My uncle, Sir Simon Gutterage lived his whole life seeking that phrase or comment which might guarantee his immortality. Despite a title, gained by an ancestor for turning a blind eye to the rampant affairs of a long dead and unlamented Viceroy of India, he lived free of the means such an title would suggest, and thus sought entrance to the salons of the notable through turning an unforgettable phrase. Rebuffed, he turned to railway stations, then bus queues, and finally odd gatherings in the park before acknowledging, at last, that the planet would still turn, and people live and die on it, without his name being uttered in any context whatsoever, at any time, anywhere.
That was his sombre reflection as the last of his youthful looks vanished between plump and unimpressive cheeks and his eyes became rheumy and unfocused after decades seeking a pre-dawn nip of whisky to steady his approach to unavoidable responsibilities: a habit which had done things to his body which doctors were too polite to acquaint him with.
He was a teacher at a private school and taught geography to teenage boys who soon learnt that by asking their focused teacher, “Did Sir Horatio Nelson really pack his own case before venturing to do battle with the French?” they would avoid any further need to concentrate as Gutterage took respite from his lesson plan to reflect at length on the characteristics of his hero.
He was, in many respects, a familiar tragedy in human history, with an ancestry he lacked the means to glorify, and a public image that was unfocussed at best. Marriage eluded him, despite a number of proposals made, and his “Rooms” might more accurately be described as a bed-sitter in a poorer area of the town in which he lived.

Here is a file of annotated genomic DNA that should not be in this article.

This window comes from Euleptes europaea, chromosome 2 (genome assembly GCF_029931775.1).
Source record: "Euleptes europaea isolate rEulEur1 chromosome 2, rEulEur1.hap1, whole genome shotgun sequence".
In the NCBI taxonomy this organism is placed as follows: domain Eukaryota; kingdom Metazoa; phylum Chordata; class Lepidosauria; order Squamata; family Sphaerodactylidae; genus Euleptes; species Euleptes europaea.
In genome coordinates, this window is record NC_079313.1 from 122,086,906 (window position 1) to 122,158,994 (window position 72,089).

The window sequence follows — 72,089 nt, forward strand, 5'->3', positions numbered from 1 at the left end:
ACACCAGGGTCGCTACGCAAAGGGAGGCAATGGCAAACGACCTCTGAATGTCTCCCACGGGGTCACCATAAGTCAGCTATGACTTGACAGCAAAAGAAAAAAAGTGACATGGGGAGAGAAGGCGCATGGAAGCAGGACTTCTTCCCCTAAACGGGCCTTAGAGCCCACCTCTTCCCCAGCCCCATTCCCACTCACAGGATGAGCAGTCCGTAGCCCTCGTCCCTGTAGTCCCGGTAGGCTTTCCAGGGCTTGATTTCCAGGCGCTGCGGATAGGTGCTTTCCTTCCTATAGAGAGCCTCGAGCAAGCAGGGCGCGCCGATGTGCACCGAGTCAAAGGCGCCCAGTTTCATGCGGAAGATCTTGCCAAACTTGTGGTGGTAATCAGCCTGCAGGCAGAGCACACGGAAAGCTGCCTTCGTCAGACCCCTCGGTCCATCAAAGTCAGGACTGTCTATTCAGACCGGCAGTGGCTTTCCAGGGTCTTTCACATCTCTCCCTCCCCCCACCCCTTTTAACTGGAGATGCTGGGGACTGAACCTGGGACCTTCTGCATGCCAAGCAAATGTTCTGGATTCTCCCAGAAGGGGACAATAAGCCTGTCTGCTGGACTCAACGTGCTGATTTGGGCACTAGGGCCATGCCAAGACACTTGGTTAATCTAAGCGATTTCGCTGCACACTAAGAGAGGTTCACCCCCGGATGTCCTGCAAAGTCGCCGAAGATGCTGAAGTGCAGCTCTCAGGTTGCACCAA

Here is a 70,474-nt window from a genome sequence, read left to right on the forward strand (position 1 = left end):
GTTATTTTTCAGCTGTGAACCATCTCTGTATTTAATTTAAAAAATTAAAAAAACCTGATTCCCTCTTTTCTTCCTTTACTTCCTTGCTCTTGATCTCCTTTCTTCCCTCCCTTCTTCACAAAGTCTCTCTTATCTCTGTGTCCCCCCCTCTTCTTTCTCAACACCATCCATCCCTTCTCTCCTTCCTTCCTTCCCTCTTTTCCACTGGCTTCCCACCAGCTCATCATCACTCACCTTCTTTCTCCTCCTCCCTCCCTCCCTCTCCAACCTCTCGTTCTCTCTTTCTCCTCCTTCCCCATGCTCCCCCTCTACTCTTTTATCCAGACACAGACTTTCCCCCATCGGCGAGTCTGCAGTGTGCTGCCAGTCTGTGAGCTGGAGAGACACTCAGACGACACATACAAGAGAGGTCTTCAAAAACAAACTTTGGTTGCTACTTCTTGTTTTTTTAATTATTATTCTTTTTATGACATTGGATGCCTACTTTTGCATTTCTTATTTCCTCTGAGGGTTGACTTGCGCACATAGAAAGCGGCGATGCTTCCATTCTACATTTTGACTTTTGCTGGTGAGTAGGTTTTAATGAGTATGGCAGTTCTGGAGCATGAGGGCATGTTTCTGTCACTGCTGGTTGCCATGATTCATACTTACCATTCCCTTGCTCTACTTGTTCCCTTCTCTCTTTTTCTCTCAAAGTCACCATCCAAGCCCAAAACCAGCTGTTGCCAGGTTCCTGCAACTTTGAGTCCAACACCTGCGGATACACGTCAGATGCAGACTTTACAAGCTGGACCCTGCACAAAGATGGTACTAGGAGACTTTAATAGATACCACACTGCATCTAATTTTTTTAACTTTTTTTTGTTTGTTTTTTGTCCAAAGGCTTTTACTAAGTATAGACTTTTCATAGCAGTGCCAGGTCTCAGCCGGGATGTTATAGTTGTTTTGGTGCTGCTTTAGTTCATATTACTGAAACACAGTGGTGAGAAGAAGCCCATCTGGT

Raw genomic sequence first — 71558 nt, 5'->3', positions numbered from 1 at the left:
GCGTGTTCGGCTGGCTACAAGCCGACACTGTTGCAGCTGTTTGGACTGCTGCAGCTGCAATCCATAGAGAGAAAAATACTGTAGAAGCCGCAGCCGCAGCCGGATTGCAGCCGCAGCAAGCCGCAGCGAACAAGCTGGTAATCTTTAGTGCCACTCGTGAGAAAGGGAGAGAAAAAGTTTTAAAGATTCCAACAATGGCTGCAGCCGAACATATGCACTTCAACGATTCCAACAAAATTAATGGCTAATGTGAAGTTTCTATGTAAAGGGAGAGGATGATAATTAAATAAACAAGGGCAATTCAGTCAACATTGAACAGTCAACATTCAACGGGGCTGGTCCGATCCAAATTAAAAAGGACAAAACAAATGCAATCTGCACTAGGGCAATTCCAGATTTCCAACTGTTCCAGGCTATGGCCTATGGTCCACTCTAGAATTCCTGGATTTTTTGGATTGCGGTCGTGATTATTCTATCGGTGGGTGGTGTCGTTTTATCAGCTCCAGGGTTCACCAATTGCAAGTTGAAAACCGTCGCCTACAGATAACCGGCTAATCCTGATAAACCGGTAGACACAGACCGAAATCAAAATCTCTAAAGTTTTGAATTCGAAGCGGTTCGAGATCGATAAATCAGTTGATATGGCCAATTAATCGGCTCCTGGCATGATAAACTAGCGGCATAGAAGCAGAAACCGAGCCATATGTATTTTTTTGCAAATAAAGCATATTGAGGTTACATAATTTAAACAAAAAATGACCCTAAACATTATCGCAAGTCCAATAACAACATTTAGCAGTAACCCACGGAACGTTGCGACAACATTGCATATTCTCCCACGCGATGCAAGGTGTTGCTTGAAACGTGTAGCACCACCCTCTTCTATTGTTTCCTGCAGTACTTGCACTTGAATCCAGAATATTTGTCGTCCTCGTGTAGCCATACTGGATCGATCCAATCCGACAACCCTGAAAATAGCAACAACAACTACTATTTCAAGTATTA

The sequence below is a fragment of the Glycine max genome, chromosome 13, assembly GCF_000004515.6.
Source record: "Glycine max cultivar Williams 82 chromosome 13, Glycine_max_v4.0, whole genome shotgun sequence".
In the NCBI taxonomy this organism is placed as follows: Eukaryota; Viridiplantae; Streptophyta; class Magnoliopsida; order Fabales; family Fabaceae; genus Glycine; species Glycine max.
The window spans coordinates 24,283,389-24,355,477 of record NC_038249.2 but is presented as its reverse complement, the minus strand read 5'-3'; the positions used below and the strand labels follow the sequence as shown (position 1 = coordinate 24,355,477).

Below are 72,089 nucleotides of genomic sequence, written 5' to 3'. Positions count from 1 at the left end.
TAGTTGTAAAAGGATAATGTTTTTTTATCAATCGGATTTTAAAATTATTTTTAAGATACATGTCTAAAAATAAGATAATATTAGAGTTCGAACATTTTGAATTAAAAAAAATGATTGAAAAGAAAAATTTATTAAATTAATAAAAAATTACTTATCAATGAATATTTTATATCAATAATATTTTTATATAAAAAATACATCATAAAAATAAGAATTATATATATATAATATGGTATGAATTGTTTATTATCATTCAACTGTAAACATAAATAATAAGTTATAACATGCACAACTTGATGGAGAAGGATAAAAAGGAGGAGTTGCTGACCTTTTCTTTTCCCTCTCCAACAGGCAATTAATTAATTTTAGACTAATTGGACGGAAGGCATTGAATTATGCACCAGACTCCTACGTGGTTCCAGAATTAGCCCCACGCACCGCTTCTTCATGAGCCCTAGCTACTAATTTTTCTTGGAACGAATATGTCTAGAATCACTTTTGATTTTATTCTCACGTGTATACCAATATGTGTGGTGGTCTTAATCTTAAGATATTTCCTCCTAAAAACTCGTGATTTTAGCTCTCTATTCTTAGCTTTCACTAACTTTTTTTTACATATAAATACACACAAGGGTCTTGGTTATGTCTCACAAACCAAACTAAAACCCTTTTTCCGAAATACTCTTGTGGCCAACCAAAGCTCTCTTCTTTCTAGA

Finally, after a night spent tossing and turning on the edge of despair, he determined to take no more of this humiliating obscurity and emigrate to the United States where his title might open those doors securely closed to him in his own land. The very next morning he purchased a steerage ticket on the Titanic with the last of his savings and it is no news to you, dear reader, to learn that that proud ship failed to complete it’s voyage.
He found himself, at some unholy hour, in freezing water and with all sense of his limbs lost to him, swimming beside a young couple who were on their way to Washington to share their honeymoon with relatives. He looked at them with unfocused gaze, presented his card, and said, before finally slipping beneath the uninterested sea, “Never permit a lady to go to a cocktail party in a striped dress” which became his final words.
By chance, just after he vanished from view, a lifeboat appeared and rescued the lucky, and later celebrated couple, who thus completed their voyage to America, albeit with diminished wardrobe, and so became people of note in that exalted city on account of their adventures. They were asked constantly about their experience and every time they spoke of them they told of that strange and portly gentleman beside them in the water who exalted the lady, at all cost, to avoid wearing stripped frocks at cocktail parties just before he drowned.
His advice became legendary to such an extent that the mere allusion to “The Gutterage remark” would draw a smile on any a face. Thus it was, he might have discovered, that immortality is often obtained more by accident than design.